The image depicts the Madonna and Child with SS Floridus and Philip Benizi and two angels, one of whom (on the right) holds a model of Città di Castello.  As set out above, it was commissioned for an aedicule in the street to the left of the church.  The painted inscription translates: “Oh you who pass, pay honour to the Virgin Mary: 1456: Giovanni di Piamonte.  It is [the only known work of this artist], whose style is close to that of Piero della Francesca.  [Is the panel of St Michael and Tobias in San Giovanni Valdarno signed or simply attributed to him?]  The inscription along the base of the tabernacle says that it was commissioned by the Commune at the time of the prior, Leonardo da Siena.

Scenes from the Life of the Virgin (1641-3)

The frescoes in the lunettes high up on the walls of the oratory, which are attributed to Bernardino Gagliardi, were damaged in the earthquake of 1789 and only partially restored.  The one illustrated here depicts the Birth of the Virgin.

Art from the Church

Madonna and Child with Saints (1493)

Payments were made in 1493 to Luca Signorelli for this altarpiece for the high altar.  It was in the sacristy in ca. 1726, when it was said to depict the Madonna and Child with SS Floridus, Peter, Paul and Amantius.  Unfortunately, it no longer survives. 

Choir Stalls and Cabinet (1501)

This inlaid wooden furniture in Room VII of the Pinacoteca Comunale, which came from the sacristy, comprises:
  1. a central section with five doors and 13 inlaid panels (eleven back panels and two side panels) above; and

  2. two side benches.

The inscription in the second panel from the right records that Antonio Bencivenni da Mercatello executed the work in 1501 for the prior, Brother Severus of Cesena.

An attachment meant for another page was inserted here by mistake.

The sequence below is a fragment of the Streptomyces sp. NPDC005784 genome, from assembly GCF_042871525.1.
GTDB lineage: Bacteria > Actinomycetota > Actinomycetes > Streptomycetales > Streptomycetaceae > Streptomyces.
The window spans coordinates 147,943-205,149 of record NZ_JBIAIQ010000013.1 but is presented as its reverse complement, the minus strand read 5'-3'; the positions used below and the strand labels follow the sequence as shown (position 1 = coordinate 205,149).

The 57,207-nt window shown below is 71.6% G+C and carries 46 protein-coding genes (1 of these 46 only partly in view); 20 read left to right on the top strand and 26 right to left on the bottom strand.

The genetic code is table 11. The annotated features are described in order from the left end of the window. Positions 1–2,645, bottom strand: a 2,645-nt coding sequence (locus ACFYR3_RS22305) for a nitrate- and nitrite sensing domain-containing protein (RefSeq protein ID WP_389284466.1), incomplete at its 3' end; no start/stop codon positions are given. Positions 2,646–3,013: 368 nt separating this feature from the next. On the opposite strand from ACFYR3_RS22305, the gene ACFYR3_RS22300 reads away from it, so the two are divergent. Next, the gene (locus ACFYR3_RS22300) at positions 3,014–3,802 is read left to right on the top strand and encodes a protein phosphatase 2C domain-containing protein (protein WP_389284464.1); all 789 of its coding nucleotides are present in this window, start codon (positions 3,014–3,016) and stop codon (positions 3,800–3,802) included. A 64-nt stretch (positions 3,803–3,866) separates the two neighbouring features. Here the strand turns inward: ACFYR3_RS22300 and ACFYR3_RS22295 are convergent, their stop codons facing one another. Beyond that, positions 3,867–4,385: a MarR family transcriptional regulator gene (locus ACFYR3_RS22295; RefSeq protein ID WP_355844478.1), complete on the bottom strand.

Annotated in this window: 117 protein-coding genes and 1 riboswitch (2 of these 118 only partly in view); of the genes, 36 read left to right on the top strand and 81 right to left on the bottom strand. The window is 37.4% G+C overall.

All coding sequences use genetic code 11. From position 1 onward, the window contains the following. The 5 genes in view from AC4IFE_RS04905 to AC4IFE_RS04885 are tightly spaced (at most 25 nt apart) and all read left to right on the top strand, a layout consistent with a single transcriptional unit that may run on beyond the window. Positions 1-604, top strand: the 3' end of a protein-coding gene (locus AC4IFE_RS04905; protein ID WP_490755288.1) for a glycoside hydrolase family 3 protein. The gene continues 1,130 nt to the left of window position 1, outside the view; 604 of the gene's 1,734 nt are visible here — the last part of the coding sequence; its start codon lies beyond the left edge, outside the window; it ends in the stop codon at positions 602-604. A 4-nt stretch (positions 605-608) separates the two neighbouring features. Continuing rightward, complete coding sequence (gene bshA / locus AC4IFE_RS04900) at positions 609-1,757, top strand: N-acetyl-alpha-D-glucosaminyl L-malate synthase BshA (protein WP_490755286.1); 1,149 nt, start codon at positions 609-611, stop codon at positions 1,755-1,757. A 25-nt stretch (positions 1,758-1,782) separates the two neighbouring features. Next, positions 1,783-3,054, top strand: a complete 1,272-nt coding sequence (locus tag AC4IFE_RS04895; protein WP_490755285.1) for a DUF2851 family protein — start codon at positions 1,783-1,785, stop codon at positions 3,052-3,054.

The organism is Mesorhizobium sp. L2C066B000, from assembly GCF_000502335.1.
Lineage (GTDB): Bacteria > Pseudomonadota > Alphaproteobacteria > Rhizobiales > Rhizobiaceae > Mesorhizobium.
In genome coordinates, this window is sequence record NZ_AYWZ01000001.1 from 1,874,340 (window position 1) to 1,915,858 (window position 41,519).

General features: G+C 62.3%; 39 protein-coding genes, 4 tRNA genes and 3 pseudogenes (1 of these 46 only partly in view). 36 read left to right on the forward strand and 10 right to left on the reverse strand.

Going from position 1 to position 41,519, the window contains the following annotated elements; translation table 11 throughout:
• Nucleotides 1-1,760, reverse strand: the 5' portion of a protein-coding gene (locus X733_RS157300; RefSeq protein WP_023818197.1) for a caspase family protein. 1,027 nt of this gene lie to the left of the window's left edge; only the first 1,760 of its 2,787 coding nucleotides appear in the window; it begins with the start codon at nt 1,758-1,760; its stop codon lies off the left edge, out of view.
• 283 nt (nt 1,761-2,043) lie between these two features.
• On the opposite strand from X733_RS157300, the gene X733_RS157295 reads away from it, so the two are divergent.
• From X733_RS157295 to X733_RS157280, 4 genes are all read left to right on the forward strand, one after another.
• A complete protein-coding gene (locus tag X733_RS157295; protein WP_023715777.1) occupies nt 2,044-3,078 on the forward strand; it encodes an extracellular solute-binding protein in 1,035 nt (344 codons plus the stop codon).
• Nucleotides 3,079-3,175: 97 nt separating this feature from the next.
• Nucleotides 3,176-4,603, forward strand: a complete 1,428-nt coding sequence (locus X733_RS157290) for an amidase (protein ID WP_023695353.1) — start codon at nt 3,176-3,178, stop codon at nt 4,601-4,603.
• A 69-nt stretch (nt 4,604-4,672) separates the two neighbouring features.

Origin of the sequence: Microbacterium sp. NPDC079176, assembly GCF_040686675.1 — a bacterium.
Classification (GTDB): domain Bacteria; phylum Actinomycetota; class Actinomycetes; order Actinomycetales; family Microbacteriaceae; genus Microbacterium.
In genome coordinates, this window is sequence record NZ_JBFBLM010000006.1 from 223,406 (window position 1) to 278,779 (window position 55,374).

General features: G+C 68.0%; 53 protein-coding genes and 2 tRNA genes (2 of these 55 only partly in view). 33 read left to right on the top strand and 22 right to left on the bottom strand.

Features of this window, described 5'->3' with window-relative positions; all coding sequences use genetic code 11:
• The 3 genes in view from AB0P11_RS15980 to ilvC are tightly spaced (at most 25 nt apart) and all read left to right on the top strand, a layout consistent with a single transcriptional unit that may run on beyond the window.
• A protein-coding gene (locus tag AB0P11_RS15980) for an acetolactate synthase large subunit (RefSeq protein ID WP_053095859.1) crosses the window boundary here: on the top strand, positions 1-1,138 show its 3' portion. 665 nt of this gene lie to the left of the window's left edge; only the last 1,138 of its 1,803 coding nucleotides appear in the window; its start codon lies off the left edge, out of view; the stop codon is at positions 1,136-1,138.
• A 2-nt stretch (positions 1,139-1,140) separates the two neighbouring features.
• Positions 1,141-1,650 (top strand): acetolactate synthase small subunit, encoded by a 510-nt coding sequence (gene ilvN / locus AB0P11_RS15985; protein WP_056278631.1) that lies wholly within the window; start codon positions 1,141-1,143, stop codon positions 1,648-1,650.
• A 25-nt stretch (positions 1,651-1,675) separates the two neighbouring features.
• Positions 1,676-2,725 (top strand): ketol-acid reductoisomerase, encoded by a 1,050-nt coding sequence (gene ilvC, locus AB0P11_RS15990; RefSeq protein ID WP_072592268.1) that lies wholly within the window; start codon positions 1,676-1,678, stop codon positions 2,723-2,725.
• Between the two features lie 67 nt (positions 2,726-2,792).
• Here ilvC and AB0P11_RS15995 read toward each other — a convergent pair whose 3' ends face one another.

The middle panel is now missing: given that the panels to the sides of it depict instruments of the Passion, it probably contained a scene of the Crucifixion or the Pietà.  four coats of arms are depicted, belonging to: Bishop Giulio Vitelli; the Brozzi and Bufalini families; and the Servite Order.

Works Attributed to Raffaellino del Colle

Three works attributed to Raffaellino del Colle were transferred from the church to the Pinacoteca Comunale in 1912.

Annunciation (ca. 1528)

This panel has long been attributed to Raffaellino del Colle.  A record of it from 1728 asserts that it came from the Altare dell’ Annunciazione (the 3rd on the left), which Antonio Sellari had financed in 1528.  He frequently served in the militia of the Vitelli family, and the chapel apparently contained both the Sellari and Vitelli arms.

Three predella panels in the Pinacoteca Comunale, each of which depicts three saints, probably belonged to this altarpiece.

Deposition (ca. 1552)

This panel, which has long been attributed to Raffaellino del Colle, seems to have belonged to an altar that Bartolomeo Albizini financed in 1552.  If this is correct, Raffaellino painted it soon after he returned from a period in Florence.  It is very similar to a panel by Francesco Salviati in Santa Croce, Florence: the relative chronology of the two works is not known.

Agostino Tofanelli, the Director of the Musei Capitolini, Rome attempted to confiscate the altarpiece 1813, but (as Cristina Galassi - referenced below -has shown) the local authorities were able to resist because it was still in use in the church.  (The relevant research by Christina Galassi is referenced in the page on the artist).

A number of small panels in the Pinacoteca (six depicting angels holding the instruments of the Passion and five depicting scenes from the Passion) were recently recognised as having come from this altarpiece, and are now exhibited beside it. 

Presentation of the Virgin (ca. 1560)

This panel, which is attributed to Raffaellino del Colle, was in the altar under the organ, to the side of the high altar, which belonged to the Bruni family.  It was apparently commissioned originally by the Uccellari family.  The Servites tried to sell the panel in 1823, but this was forbidden by the Commune. 

Return to Monuments of Città di Castello.

Return to the Walk II.